The United States must come up with a strategy to deal with many Middle East developments rather than wasting time, energy and resources in senseless political bickering back home like we saw over Prime Minister Benjamin Netanyahu's visit last week.
Would a potential agreement with Iran be better off if it received Congressional approval? Sure. It would certainly grant it some additional legitimacy. But that legitimacy is only a plus if the agreement doesn't get scuttled in the process.
While politics may not have ever truly stopped at the water's edge, it is now clear that there are no longer any issues -- even those related to the national security and well-being of the United States -- that cannot be politicized.
Republicans are constantly complaining that President Obama apologizes for this country. What is becoming more and more apparent is that there is a lot to apologize for -- particularly Republicans.
There are important debates to be had about brand new baby senator Tom Cotton's ill-advised letter to the leaders of Iran. But none of those debates have anything to do with treason, or the so-called Logan Act.
Juxtapose the contents of this March 9 letter with the 1936 United States Supreme Court case of U.S. v. Curtis-Wright Export Corporation.
I am often asked why I remain a member of the Republican Party. My stock answer has become that it's the party of Lincoln and Eisenhower and I would like very much to return it to similar hands and am working, however infinitesimally well, to do so. Leaving the party would accomplish nothing in that regard. I also contend that there are still sane and sober people -- in the minority to be sure -- remaining in my party.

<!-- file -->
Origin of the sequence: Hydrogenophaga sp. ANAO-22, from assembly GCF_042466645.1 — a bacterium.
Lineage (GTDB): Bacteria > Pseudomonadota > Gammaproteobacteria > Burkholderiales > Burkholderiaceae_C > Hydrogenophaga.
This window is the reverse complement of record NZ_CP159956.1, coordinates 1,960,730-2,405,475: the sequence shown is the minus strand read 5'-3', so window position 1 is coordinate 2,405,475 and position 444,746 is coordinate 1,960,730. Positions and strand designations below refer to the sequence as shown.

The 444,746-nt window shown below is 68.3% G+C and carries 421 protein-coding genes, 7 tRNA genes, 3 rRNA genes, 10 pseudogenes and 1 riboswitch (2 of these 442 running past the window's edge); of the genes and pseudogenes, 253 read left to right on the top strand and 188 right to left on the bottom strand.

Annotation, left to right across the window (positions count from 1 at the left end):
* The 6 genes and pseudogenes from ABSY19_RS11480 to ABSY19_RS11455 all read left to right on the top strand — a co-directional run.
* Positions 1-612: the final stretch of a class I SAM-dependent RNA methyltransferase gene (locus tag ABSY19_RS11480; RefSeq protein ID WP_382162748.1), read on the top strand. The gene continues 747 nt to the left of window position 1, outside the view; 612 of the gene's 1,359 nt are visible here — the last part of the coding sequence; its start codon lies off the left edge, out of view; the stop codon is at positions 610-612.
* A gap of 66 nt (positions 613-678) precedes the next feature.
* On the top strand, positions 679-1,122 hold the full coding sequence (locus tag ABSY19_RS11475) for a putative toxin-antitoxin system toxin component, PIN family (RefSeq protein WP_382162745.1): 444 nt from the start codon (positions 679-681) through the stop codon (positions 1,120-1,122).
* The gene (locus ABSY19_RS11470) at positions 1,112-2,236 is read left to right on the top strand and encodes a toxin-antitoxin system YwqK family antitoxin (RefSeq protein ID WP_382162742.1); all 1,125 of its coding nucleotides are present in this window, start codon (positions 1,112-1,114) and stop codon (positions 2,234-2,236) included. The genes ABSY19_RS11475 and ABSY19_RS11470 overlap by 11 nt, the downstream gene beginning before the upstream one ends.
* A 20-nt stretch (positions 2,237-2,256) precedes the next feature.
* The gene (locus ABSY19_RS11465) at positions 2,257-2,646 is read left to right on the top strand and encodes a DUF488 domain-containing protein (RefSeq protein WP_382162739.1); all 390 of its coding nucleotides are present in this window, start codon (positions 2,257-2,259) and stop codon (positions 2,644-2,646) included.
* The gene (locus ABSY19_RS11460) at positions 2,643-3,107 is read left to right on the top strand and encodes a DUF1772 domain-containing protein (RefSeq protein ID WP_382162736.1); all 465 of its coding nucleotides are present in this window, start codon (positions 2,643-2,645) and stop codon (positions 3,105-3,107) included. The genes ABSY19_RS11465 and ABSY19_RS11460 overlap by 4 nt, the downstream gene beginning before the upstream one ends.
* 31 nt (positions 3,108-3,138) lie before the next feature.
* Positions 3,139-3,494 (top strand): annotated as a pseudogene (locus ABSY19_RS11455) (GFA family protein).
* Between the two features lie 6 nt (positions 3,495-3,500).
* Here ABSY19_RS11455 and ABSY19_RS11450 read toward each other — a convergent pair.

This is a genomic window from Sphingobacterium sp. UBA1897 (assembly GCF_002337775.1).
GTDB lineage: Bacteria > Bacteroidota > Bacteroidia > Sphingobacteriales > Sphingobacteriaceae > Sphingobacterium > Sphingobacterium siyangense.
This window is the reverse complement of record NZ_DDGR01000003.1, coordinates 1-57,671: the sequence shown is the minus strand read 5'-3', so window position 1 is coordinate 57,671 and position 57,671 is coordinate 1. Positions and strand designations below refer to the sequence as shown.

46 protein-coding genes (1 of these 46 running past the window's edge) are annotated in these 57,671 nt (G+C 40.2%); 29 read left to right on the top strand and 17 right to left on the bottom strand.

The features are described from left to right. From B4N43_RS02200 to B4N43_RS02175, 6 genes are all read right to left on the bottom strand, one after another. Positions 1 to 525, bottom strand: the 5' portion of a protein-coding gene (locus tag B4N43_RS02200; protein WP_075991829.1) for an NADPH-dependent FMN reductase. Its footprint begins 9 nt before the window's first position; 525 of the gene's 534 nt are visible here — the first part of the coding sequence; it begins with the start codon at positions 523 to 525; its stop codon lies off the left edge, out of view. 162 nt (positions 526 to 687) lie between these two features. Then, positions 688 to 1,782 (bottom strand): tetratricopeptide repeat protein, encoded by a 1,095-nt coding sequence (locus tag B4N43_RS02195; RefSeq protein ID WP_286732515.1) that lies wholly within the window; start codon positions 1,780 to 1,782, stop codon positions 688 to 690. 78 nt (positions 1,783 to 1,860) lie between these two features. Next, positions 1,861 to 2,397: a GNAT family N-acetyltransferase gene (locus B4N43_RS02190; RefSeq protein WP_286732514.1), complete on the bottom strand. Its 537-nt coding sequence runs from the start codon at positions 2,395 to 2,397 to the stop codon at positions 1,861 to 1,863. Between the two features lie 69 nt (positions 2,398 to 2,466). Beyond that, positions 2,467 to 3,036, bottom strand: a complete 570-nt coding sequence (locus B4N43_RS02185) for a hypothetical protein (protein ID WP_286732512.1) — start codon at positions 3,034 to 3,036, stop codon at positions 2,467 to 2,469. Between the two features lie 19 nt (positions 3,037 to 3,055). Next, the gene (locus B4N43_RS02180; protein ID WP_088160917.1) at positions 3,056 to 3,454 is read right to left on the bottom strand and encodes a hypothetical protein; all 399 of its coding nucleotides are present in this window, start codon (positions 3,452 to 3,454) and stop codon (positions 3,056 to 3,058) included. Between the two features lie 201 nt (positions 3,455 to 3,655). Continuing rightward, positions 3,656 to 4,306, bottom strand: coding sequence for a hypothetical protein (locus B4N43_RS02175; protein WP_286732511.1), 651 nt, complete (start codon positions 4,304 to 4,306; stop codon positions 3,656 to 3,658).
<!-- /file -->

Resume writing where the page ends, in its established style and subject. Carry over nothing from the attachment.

Years of international campaigning have finally turned the world's attention to Iran's failure to uphold the human rights of LGBTI people, and perhaps Iran realized that their shameful persecution of individuals based on their sexual orientation, or private intimate acts, is nothing to be proud of.
The consequences of sabotaging a nuclear deal would be catastrophic. It would isolate America from its closest allies and other world powers. It would free Iran from nuclear constraints and unravel the sanctions without any Iranian concessions. And, worst of all, it would lock the US onto a path towards a disastrous war.
There are lots of ways to hold Obama's feet to the fire, to make the case to the American people that there is no acceptable deal with Iran. Instead, the No Deal 47 are rewriting the constitutional, historical and political norms about foreign policy fights.
Turkey has allowed its 565-mile border with Syria to be exploited by a range of rebel factions, making Southeastern Turkey akin to Peshawar during the 1990s. And it now appears that access to Turkey's health system could be part of that deal.
Behind the veil of the international image of Iran is a vibrant, intelligent, multi-cultural and liberal population who desire nothing more than to take their rightful place on the global stage. During the Green Movement the streets burst with color. They will burst with color once again.
Republican Chair Reince Preibus was nonplussed, demanding, "Without letters on our building, how will people be able to tell the Republican Party from any other business or corporation?"
ODS (Obama Derangement Syndrome) won't work out any better for Republicans in 2016 than ABB (Anyone But Bush) did for Democrats in 2004. Voters still expect you to stand for something not just against whatever the president of the opposing party is doing.
The Republican Senators, by sending this letter, have shown a marked preference not only for military confrontation, but military confrontation with the risk of gravely accelerating the nuclear arms race. It imperils a whole region in the Middle East already reeling from violent extremism.
Are those who signed this letter willing to send more young American men and women to die on yet another battlefield in the Middle East when there is an option for peace without military conflict? Apparently so.